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Second-Line Chemotherapy for Gastric Cancer

Summary and Comment |
January 21, 2014

Second-Line Chemotherapy for Gastric Cancer

  1. David H. Ilson, MD, PhD

Two trials demonstrate a modest survival benefit in metastatic disease.

  1. David H. Ilson, MD, PhD

Survival of patients treated with chemotherapy for metastatic gastric cancer usually does not exceed 1 year. Randomized trials have shown a potential modest survival benefit from second-line chemotherapy with taxanes or irinotecan. Now, investigators report the results of two studies in this setting that compared docetaxel versus best supportive care and irinotecan versus paclitaxel.

Ford and colleagues conducted a phase III, multicenter, randomized, open-label (COUGAR-02) trial of second-line docetaxel (75 mg/m2 once every 3 weeks) plus supportive care versus supportive care alone. The study involved 168 patients in the U.K. with metastatic esophagogastric cancer that progressed during chemotherapy (43%) or within 3 months (32%) or 6 months (25%) of chemotherapy with a fluorinated pyrimidine and a platinum agent. Most patients had a performance status of 0 or 1 (83%–86%), and equal numbers in each treatment group had gastric cancer (44%–46%) and esophageal/esophagogastric junction cancer (54%–56%).

After a median follow-up of 12 months, median overall survival (OS; the primary endpoint) was modestly improved with docetaxel plus supportive care compared with supportive care alone (5.2 vs. 3.6 months; hazard ratio, 0.67; P=0.01). Responses were seen in 7% of assessable patients receiving docetaxel. Grade 3 and 4 toxicities in docetaxel recipients were manageable, including neutropenia (15%) leading to rare neutropenic fever (7%). Health-related quality-of-life measurements indicated no detrimental effect of chemotherapy and potential improvements in pain and nausea.

Hironaka and colleagues conducted a phase III, multicenter, randomized, open-label (WJOG 4007) trial of second-line irinotecan (150 mg/m2 every 2 weeks) versus paclitaxel (80 mg/m2 weekly for 3 of every 4 weeks). The study involved 219 patients in Japan with metastatic or recurrent gastric cancer that progressed after fluorinated pyrimidine/platinum chemotherapy. Nearly all patients had performance status of 0 or 1 (96%), most had the primary tumor still in place (65%–66%), most had received prior S-1 plus cisplatin (79%–84%), and equal numbers of patients had intestinal or diffuse histology. Patients with large volume ascites, ileus, or bowel obstruction due to carcinomatosis were excluded.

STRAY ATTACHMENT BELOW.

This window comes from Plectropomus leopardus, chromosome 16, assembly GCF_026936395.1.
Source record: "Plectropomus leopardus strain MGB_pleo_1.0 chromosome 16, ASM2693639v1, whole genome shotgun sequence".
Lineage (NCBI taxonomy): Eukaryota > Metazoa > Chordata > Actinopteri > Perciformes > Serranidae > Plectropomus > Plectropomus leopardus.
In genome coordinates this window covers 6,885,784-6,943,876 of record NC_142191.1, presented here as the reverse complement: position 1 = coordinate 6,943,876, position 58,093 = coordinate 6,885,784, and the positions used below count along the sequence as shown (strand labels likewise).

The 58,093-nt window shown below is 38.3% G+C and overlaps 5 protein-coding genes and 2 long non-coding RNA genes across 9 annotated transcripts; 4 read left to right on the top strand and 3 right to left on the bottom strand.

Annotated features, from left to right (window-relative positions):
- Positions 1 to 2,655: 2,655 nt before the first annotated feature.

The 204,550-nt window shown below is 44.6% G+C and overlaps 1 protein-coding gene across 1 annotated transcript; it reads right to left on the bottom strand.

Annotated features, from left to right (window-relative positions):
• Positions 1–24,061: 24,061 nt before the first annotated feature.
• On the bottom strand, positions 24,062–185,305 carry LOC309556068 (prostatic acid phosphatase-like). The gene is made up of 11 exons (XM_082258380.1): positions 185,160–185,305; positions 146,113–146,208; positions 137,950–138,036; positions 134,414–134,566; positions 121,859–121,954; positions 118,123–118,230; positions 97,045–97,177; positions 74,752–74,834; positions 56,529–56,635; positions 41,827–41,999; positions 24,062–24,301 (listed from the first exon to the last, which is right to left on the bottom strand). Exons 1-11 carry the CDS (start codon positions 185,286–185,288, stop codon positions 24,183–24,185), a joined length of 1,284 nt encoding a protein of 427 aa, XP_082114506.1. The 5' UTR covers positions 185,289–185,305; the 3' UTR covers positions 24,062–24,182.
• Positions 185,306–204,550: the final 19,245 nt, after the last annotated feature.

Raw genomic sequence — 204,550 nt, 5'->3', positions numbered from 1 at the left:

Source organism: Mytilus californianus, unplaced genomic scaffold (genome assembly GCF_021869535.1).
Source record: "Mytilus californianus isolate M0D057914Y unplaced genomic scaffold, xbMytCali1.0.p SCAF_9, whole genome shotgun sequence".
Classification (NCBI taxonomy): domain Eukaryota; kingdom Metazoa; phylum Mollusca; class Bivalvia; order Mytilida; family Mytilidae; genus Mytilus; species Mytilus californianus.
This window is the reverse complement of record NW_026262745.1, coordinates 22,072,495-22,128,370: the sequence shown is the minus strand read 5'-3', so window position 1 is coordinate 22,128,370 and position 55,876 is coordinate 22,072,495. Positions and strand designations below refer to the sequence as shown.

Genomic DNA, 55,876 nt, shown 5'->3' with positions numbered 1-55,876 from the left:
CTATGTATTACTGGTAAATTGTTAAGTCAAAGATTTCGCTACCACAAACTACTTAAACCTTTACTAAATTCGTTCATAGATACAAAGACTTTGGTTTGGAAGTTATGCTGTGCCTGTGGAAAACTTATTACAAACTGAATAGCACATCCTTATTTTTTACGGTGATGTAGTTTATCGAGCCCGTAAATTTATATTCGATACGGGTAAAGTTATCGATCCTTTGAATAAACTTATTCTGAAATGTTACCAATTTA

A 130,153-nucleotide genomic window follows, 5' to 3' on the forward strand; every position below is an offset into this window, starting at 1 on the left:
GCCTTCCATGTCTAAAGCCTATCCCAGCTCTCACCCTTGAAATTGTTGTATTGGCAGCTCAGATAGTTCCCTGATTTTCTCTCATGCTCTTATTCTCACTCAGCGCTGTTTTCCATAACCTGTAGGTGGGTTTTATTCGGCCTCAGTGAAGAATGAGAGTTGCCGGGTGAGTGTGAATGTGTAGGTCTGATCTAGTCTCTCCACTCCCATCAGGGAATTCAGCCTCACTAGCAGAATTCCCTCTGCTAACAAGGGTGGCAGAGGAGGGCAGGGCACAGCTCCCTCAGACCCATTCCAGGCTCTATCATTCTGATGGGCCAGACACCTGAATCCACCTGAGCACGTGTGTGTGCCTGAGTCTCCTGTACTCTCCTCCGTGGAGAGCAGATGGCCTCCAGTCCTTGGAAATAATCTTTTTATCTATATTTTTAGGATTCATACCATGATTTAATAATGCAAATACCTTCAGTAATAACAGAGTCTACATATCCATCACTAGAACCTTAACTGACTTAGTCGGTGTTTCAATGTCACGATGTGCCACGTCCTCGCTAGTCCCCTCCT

After a median follow-up of 17.6 months, OS (the primary endpoint) was similar with paclitaxel and irinotecan (9.5 and 8.4 months, respectively), as was progression-free survival (3.6 and 2.3 months), and response rate (21% and 14%). More paclitaxel recipients received third-line chemotherapy (90% vs. 72%; P= 0.001). Toxicities from both treatments were manageable. Irinotecan recipients experienced more grade 3 or 4 neutropenia (39% vs. 29%) and diarrhea (5% vs. 1%); paclitaxel recipients experienced more grade 3 or 4 sensory neuropathy (7% vs. 0%).

Comment

These two trials add to the accumulating evidence supporting a modest survival benefit for second-line chemotherapy in metastatic gastric cancer. The Ford trial indicates a measurable survival improvement for docetaxel over best supportive care alone, and the Hironaka trial and a previously reported trial by Kang (NEJM JW Oncol Hematol Apr 3 2012) indicate similar survival benefits for a taxane versus irinotecan. The superior overall survival in the Hironaka trial likely reflects patient selection. The recently reported results for the use of the VEGFr2 targeted agent ramucirumab (NEJM JW Oncol Hematol Oct 28 2013), which improved survival as a second-line agent in gastric cancer over best supportive care, compares favorably to the use of chemotherapy, and approval of this agent will herald the option of a biologic agent as a second-line therapy. Although second-line treatment now represents a standard of care in gastric cancer, the limited benefit of available therapies reinforces the need for ongoing clinical trials.

  • Disclosures for David H. Ilson, MD, PhD at time of publication Consultant / Advisory board Clovis; Eli-Lilly; ImClone Speaker's bureau Genentech Grant / research support Bayer Editorial boards HemOnc Today; Journal of Clinical Oncology

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